“Xi was counting on Trump signing a trade agreement Beijing had no intention of honouring,” he wrote in a widely circulated Tweet after the summit collapsed on Thursday.
Mr Trump now also has the benefit of newly-minted official figures that highlightthe underlying strength of the US economy.
Even though annualised gross domestic product growth slowed in the fourth quarter to 2.6 per cent from 3.4 per cent in the third quarter, it beat the 2.2 per cent pace Wall Street economists forecast and brought 2018’s annual growth to 2.9 per cent, which is very close to the president’s 3 per cent forecast.
Those numbers, which Mr Trump’s top White House economic advisor Larry Kudlow was quick to seize on, contrasted with weak Chinese data overnight, including the worst export numbers in a decade andthe softest manufacturing activity in three. Those differences have emboldened US negotiators.
Mr Kudlow blamed the differences between the US and Chinese economies on Beijing’s decision to move away from free-market reforms this decade.
“They’ve become more centralised, more dictatorial, more control, more central planning, if you will, more socialist,” he said. “And the free enterprise reforms have been knocked out. So that’s hurt their economy.”
At the same time, Mr Trump’s tariffs “really hurt China” and came at a bad time in its economic cycle.
However, Mr Kudlow also reinforced remarks by top US trade negotiatorRobert Lighthizer before Congresson Wednesday that an agreement with China and summit in Florida between Mr Trump and Mr Xi look increasingly likely.
He described progress during several days of talks in Washington last week as “fantastic”, covering a range of structural issues as well as the trade deficit.
“You know, when we had the Chinese over last week, the first day of the deputies’ meetings went very poorly, and the second day was cancelled because of that,” Mr Kudlow said in an interview on CNBC on Thursday [Friday AEDT].
“And then the principles met at the plenary session – I was there – led by Lighthizer [who] read them the riot act.”
“And Vice Premier Liu He…leader of the Chinese side responded. And all of a sudden everything picked up”
While the White House is still awaiting the response from Mr Xi and the Politburo, Mr Kudlow said; “I think we’re heading for a historical deal”.
Analysts in Washington are already examininghow the denuclearisation talks with North Korea went off the rails, and what the lessons for China might be. Some argue that Mr Kim overplayed his hand by asking for full sanctions relief up front.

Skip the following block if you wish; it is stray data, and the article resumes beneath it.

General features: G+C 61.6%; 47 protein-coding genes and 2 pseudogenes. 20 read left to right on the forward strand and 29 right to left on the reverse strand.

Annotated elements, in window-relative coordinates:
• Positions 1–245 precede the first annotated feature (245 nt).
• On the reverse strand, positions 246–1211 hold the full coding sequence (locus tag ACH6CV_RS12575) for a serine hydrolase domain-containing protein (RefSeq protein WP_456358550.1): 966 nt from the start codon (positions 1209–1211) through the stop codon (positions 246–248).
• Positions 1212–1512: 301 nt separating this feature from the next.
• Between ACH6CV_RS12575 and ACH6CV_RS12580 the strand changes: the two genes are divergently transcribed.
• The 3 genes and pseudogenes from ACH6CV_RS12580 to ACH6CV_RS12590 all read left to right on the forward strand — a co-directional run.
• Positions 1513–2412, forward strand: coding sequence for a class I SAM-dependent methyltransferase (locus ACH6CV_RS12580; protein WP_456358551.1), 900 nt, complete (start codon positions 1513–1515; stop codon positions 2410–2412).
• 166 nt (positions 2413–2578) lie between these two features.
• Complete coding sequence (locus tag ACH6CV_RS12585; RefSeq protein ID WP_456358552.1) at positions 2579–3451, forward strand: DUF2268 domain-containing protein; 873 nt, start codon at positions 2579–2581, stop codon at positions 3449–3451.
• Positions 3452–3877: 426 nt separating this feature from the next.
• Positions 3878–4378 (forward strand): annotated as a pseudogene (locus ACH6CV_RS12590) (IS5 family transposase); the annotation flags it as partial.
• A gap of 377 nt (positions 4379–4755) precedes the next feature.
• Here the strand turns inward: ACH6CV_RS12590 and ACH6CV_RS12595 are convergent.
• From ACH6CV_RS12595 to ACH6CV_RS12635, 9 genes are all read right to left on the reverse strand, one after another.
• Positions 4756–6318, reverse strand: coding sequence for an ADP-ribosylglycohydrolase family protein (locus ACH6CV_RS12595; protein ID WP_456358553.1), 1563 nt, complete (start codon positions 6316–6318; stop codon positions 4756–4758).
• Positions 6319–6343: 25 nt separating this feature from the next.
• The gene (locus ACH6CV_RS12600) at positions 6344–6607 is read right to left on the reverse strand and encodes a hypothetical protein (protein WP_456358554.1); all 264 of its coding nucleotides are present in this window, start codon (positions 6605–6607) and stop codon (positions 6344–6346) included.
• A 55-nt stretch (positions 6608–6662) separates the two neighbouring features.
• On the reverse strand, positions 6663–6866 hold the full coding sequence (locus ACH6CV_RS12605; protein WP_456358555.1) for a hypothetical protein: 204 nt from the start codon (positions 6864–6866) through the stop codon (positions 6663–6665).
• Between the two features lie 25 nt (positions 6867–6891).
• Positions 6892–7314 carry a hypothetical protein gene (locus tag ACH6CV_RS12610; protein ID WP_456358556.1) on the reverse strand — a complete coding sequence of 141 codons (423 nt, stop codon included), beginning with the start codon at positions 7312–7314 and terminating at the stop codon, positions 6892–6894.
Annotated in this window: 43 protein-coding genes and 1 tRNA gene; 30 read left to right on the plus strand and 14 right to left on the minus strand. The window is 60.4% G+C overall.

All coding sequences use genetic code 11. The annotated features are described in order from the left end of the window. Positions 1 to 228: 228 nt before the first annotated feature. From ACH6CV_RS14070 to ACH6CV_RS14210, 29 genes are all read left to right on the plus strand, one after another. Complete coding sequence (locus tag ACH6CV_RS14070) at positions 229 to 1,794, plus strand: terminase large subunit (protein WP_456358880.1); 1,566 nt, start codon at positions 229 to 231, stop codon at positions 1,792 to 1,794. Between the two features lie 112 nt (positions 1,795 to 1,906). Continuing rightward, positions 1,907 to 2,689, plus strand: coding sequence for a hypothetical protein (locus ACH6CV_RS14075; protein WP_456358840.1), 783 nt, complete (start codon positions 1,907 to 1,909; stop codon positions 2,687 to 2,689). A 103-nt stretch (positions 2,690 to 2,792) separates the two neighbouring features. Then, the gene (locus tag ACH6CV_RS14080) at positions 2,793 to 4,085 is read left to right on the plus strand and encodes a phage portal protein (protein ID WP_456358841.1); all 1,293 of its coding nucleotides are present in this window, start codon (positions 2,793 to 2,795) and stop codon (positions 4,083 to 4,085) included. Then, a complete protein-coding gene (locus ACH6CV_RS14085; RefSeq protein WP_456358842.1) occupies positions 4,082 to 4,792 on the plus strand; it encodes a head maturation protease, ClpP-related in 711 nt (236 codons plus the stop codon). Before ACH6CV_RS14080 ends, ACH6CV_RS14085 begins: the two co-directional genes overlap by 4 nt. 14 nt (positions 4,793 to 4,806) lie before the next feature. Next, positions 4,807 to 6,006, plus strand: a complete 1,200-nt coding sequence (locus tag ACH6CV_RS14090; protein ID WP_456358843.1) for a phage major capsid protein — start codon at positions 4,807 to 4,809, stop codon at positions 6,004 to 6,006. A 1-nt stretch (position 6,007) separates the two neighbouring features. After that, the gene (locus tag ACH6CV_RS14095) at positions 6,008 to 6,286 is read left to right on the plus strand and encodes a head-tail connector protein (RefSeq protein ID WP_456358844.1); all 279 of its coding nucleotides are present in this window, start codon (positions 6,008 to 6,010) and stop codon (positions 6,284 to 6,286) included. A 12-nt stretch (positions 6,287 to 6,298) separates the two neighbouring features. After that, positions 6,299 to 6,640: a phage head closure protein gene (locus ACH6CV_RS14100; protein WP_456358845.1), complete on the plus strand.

They suggest China should avoid making the same error on trade.
“The implicit message from Hanoi is that Trump could walk out on the Chinese as well, and that might prompt concessions,” said Greg Valliere, a policy analyst for AGF Investments. “Beijing needs a deal just as much as Trump does, perhaps more considering the decelerating economy in China.”
That in turn, may be changing the dynamics of the negotiations. “Yes, Trump needs a victory, but he won’tembrace a deal at any cost.”
“The ongoing talks may not be resolved as quickly as the markets expect.”
US stocks were little changed on Thursday after a lacklustre session in Europe.
Signs that reaching a final deal remains full of hurdles were reinforced by Mr Lighthizer’s remarks to Congress.
“Let me be clear: much still needs to be done both before an agreement is reached and, more importantly, after it is reached, if one is reached,” Mr Lighthizer told the House Ways and Means Committee.
While a deal with China needs to include enforceable rules, Mr Lighthizer left no doubt it would only be a first step.
“I’m not foolish enough to think that there’s going to be one negotiation that’s going to change all the practices of China or our relationship with them,” Mr Lighthizer said.
“Agreements between nations, like flowers and children, last while they last.”
The trade advisor’s testimony has tempered some of the growing bipartisan concern in recent weeks that Mr Trump will settle for a soft deal to avoid further spooking financial markets.
But that pressure remains in place from many in business and on his own side of the political divide.
Former contender for the Republican presidential nomination Senator Marco Rubio said on Thursday that any deal with China is meaningless unless it has the rules right and has strong enforcement to back them up.
“But we may be headed for a deal where violations by China will trigger meetings,” he wrote in a Tweet. “And if meetings fail to resolve problem, more meetings. Are we#GettingPlayedByChinaAgain?”
Whatever the case, Mr Trump’s readiness to accept failure in Hanoi and the ongoing rude health of the US economy, have tipped the scales back in his favour on the China trade talks.